To say that there’s a lot going on in healthcare is an understatement. About the only thing certain in pharmacy today is that it will continue to change. Part of the change is the fluidity of the healthcare market. The other part is the consumer. Not only are they changing how they approach decisions in healthcare, but tomorrow’s pharmacy customers will be vastly different from today’s baby boomers.
Over the next decade, some expect healthcare could become more like consumer-oriented technology businesses like Amazon and Google™. We don’t really know where the Internet of Things is going to take us, but we do know it’s just beginning. Apps are available for a multitude of health monitors and health communication tools, and more are on the way.
Walgreens is working hard to be a part of the movement with its Activity Tracker app that tracks sleep, steps/distances, calories consumed and even awards points to customers for completing suggested health-related activities.
A New Model and Mindset
In my opinion, to compete in the future, community pharmacies need a new mindset and marketing model.
First, the mindset: embrace the fact you’re no longer just selling drugs. Pharmacies today must take their rightful place as full-fledged healthcare providers. There may have been a time when just dispensing medication was your purpose, but today’s pharmacists are far more than that. You have great responsibility in the health and well-being of your customers – monitoring, educating, counseling and intervening with physicians and payers.
These greater responsibilities require a new marketing model. Pharmacy grew using a retail business model. The retail model is based on selling merchandise and is a transaction-based business. This marketing strategy is pretty simple: provide the desired merchandise efficiently and at a low price.
While pharmacies obviously still sell merchandise, the retail model just doesn’t fit the expanded pharmacy role in healthcare because transactions do not properly position the pharmacy in the marketplace. However, the professional service model does. Professionals, like physicians and attorneys, are considered to have expertise that makes their services more valuable. They deal in information, expertise and ideas. So do you. Positioning your pharmacy as a professional service enhances its credibility, which is a critical element in healthcare marketing.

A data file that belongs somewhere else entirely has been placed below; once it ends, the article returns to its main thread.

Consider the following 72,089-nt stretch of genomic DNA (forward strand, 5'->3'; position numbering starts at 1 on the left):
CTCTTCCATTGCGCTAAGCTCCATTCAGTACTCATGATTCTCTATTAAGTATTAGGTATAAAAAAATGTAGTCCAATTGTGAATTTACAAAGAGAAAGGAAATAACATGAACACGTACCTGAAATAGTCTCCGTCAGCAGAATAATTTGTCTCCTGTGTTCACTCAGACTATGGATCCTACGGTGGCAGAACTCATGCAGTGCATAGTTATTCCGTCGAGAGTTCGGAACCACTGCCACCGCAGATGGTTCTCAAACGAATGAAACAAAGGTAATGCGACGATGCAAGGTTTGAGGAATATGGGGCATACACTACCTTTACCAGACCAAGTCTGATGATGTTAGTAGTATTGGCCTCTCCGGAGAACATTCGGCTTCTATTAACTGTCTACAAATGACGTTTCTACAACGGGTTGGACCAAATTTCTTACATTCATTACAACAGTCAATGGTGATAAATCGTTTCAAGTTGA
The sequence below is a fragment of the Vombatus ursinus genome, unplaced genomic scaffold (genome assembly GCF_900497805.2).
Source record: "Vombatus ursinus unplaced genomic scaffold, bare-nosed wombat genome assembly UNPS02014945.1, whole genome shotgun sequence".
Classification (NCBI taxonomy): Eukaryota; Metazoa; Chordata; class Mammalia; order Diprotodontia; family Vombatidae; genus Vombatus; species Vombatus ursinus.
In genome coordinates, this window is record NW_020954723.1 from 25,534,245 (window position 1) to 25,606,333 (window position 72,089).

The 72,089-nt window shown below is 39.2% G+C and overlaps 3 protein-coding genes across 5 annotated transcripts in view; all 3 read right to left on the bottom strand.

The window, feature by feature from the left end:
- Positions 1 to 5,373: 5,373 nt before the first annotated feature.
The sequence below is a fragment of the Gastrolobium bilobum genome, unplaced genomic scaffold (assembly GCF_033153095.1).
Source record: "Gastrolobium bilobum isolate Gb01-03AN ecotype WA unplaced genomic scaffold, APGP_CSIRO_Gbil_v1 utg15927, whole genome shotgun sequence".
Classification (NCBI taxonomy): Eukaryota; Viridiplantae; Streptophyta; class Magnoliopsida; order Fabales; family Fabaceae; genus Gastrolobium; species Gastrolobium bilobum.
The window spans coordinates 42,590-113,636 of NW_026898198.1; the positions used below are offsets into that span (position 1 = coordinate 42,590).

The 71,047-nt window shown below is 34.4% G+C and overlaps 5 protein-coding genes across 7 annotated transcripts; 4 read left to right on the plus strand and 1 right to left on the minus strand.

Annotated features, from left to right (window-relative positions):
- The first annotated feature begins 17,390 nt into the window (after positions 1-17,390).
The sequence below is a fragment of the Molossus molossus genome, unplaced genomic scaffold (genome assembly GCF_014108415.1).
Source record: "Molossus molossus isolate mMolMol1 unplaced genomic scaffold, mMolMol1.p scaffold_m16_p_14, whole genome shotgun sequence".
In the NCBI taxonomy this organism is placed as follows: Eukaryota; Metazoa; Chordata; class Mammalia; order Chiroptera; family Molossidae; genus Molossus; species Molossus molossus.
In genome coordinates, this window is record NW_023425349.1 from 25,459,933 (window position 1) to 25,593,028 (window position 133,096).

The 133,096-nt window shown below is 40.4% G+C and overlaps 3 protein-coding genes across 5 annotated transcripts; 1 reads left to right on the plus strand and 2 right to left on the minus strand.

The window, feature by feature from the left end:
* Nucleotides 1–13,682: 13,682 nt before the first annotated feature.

Advantages of Relationship-Based Professional Services
Very important to the professional service model is that it is relationship-based rather than transactional. Transactional marketing does not strive to build an on-going relationship; it just focuses on getting the next transaction. Relationship marketing is about building a relationship – customer loyalty – that will last over time.
The professional service model positions you better against the large chains and mass merchandisers whose models of volume with fast service and low prices conflict with relationship building. Oh, they are trying to offer some professional services, or at least appear to offer them, but in the end, their managers make decisions on one thing and one thing only – increasing shareholder value. If they have to choose between filling prescriptions (revenue generation) and counseling (which may not generate revenue) profit will always force the decision.
The professional service model is a marketing advantage that perfectly positions the community pharmacy in the marketplace. While academicians can detail multiple marketing models, they all really boil down to being cheap or being different.